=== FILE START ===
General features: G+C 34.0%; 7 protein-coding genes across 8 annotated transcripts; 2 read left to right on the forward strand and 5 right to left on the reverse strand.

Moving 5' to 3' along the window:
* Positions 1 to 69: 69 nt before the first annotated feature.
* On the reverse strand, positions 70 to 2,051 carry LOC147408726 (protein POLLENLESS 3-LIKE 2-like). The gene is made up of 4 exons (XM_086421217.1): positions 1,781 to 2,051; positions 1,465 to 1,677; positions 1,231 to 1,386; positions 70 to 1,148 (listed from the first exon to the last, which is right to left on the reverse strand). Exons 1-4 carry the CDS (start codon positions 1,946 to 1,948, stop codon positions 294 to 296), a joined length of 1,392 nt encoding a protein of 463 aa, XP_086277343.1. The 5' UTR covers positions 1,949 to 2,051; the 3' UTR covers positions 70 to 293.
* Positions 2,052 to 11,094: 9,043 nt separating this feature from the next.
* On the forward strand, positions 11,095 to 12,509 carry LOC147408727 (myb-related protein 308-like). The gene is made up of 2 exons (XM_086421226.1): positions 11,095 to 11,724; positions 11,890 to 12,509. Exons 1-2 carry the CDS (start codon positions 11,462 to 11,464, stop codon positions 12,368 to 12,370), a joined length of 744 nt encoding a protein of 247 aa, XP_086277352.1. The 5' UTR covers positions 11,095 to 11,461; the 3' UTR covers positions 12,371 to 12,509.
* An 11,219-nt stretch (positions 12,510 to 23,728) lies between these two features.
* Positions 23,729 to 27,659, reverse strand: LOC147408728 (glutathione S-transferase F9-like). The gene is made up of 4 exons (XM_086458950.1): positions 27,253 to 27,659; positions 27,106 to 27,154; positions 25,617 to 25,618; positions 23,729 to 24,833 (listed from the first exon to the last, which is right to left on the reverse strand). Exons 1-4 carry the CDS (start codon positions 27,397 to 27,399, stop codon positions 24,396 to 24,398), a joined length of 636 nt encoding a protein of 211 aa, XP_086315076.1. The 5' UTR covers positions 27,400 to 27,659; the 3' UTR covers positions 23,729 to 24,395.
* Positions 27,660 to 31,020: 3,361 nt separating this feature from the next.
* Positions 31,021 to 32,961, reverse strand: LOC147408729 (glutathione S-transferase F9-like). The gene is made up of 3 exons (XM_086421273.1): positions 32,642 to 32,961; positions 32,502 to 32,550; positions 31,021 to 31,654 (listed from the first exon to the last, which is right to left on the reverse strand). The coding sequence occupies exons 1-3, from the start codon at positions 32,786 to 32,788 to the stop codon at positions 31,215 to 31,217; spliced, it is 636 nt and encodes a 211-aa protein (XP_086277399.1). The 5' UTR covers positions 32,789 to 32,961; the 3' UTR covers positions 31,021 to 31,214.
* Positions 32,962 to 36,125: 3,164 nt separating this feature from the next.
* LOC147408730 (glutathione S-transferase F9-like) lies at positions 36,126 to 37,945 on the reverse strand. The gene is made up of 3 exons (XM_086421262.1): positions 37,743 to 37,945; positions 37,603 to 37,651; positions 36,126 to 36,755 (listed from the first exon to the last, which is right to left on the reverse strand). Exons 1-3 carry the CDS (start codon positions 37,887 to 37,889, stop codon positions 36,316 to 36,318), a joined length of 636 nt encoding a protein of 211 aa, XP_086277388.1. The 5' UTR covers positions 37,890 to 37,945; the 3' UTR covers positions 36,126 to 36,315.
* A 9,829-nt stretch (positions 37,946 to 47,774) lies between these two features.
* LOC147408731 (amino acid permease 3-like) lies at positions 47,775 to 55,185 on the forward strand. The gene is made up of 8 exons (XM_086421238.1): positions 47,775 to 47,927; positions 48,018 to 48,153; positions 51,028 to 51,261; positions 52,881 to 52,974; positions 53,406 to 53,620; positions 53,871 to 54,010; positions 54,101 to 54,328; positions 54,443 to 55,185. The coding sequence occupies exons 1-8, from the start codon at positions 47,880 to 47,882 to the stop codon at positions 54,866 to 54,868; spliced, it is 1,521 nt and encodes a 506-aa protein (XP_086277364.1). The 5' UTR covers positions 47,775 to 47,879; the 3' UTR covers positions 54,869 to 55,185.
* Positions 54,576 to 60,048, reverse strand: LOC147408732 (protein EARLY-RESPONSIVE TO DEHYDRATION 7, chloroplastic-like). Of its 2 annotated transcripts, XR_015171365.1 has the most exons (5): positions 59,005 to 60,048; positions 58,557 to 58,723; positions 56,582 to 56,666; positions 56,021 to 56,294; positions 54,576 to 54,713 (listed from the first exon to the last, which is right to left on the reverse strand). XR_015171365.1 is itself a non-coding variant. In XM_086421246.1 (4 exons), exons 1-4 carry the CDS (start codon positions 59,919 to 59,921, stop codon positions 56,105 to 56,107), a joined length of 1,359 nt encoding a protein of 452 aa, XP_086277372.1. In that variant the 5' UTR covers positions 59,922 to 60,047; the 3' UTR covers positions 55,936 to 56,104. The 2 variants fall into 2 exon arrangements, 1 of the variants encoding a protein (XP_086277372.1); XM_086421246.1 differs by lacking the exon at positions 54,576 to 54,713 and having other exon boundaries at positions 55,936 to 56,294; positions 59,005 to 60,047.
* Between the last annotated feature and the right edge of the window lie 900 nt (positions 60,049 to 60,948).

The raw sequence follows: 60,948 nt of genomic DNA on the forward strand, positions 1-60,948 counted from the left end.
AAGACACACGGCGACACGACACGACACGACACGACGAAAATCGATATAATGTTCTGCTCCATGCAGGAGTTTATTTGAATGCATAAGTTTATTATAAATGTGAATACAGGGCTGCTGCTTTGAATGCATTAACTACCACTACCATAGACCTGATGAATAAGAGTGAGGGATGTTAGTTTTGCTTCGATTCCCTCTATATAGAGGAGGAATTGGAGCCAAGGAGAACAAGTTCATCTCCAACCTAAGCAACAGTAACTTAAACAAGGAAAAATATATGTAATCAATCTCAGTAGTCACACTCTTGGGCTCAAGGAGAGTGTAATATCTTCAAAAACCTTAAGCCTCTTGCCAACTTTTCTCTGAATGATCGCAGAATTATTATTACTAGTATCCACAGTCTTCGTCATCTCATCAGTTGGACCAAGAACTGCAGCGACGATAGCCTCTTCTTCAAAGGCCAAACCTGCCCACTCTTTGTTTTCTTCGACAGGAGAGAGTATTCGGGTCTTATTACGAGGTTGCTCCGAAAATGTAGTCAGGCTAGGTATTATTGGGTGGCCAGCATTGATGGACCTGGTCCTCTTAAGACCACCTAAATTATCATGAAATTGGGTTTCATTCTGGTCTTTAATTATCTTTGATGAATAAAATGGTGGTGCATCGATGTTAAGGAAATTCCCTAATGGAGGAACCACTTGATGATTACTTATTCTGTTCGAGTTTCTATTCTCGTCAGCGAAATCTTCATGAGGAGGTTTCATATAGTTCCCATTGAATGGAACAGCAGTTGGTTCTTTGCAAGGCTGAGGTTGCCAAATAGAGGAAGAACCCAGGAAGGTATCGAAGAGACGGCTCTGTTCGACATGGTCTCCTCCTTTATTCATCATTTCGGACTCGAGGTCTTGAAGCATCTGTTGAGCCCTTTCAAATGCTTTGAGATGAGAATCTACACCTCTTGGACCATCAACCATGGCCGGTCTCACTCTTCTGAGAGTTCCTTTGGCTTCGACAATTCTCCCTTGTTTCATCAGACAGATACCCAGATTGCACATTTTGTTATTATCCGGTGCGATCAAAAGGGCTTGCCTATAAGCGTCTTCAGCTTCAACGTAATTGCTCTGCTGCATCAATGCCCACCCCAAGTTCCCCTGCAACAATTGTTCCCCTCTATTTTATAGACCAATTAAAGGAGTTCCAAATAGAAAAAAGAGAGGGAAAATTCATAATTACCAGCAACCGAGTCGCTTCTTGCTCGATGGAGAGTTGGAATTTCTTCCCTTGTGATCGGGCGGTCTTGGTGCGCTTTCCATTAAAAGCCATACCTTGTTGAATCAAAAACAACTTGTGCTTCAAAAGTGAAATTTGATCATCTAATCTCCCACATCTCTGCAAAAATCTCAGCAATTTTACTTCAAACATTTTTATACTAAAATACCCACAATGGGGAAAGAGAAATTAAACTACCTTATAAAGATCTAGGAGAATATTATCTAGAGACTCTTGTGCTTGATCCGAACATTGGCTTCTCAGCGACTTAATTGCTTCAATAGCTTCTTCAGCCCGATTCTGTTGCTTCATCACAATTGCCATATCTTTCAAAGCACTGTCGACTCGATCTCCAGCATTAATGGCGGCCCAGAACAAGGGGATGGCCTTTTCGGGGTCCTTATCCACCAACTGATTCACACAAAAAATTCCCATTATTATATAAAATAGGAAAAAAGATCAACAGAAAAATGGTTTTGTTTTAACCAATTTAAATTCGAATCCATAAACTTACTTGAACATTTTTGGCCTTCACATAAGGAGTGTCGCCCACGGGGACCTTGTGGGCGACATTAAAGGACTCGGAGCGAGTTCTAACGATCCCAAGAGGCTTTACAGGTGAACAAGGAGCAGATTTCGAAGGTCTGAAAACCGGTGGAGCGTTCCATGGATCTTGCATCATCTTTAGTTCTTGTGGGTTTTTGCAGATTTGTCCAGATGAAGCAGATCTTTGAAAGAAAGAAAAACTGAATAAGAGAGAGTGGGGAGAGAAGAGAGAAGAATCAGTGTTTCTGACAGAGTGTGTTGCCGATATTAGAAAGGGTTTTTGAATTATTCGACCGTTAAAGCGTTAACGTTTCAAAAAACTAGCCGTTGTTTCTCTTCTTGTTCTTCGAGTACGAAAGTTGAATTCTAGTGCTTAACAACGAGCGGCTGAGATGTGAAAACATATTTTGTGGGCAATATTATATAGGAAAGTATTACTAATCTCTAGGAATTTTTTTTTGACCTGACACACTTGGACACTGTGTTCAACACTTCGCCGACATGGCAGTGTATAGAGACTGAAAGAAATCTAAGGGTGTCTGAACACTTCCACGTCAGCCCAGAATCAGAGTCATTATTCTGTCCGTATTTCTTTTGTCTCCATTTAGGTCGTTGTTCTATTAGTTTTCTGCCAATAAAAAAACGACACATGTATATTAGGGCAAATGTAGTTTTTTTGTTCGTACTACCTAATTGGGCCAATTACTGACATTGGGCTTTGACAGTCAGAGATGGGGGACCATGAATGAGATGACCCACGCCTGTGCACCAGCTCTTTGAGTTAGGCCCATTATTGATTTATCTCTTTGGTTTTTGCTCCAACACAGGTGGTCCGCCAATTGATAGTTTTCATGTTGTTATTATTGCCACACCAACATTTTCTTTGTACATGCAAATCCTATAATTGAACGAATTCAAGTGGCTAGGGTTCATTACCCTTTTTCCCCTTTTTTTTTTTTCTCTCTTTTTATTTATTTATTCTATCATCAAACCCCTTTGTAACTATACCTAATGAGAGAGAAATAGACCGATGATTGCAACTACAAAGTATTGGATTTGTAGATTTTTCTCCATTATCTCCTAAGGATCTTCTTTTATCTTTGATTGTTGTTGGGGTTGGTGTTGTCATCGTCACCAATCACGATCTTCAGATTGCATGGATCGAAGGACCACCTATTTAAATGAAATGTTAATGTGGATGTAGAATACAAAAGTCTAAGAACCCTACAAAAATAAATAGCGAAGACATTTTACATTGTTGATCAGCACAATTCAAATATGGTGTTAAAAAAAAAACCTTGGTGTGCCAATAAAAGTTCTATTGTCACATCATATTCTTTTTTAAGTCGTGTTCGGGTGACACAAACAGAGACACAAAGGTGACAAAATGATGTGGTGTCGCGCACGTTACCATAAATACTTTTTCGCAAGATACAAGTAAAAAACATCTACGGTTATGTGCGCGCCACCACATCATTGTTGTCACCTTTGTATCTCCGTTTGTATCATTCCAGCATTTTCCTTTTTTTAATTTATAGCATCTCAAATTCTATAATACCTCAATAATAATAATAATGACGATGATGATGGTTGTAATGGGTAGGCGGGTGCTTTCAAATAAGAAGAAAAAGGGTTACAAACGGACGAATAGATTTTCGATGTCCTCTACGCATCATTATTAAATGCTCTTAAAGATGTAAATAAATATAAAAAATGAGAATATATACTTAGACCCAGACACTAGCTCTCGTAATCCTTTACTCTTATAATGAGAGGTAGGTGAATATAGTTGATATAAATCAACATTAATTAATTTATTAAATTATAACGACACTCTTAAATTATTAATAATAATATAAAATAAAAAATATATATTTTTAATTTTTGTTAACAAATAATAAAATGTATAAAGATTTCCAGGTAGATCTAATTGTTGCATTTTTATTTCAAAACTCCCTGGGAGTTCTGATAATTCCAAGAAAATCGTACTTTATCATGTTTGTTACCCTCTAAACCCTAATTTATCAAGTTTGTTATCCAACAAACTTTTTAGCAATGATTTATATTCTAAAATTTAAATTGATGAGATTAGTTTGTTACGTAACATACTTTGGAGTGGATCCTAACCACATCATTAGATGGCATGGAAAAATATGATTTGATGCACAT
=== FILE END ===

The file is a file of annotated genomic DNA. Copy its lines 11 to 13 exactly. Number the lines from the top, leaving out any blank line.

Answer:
* Positions 32,962 to 36,125: 3,164 nt separating this feature from the next.
* LOC147408730 (glutathione S-transferase F9-like) lies at positions 36,126 to 37,945 on the reverse strand. The gene is made up of 3 exons (XM_086421262.1): positions 37,743 to 37,945; positions 37,603 to 37,651; positions 36,126 to 36,755 (listed from the first exon to the last, which is right to left on the reverse strand). Exons 1-3 carry the CDS (start codon positions 37,887 to 37,889, stop codon positions 36,316 to 36,318), a joined length of 636 nt encoding a protein of 211 aa, XP_086277388.1. The 5' UTR covers positions 37,890 to 37,945; the 3' UTR covers positions 36,126 to 36,315.
* A 9,829-nt stretch (positions 37,946 to 47,774) lies between these two features.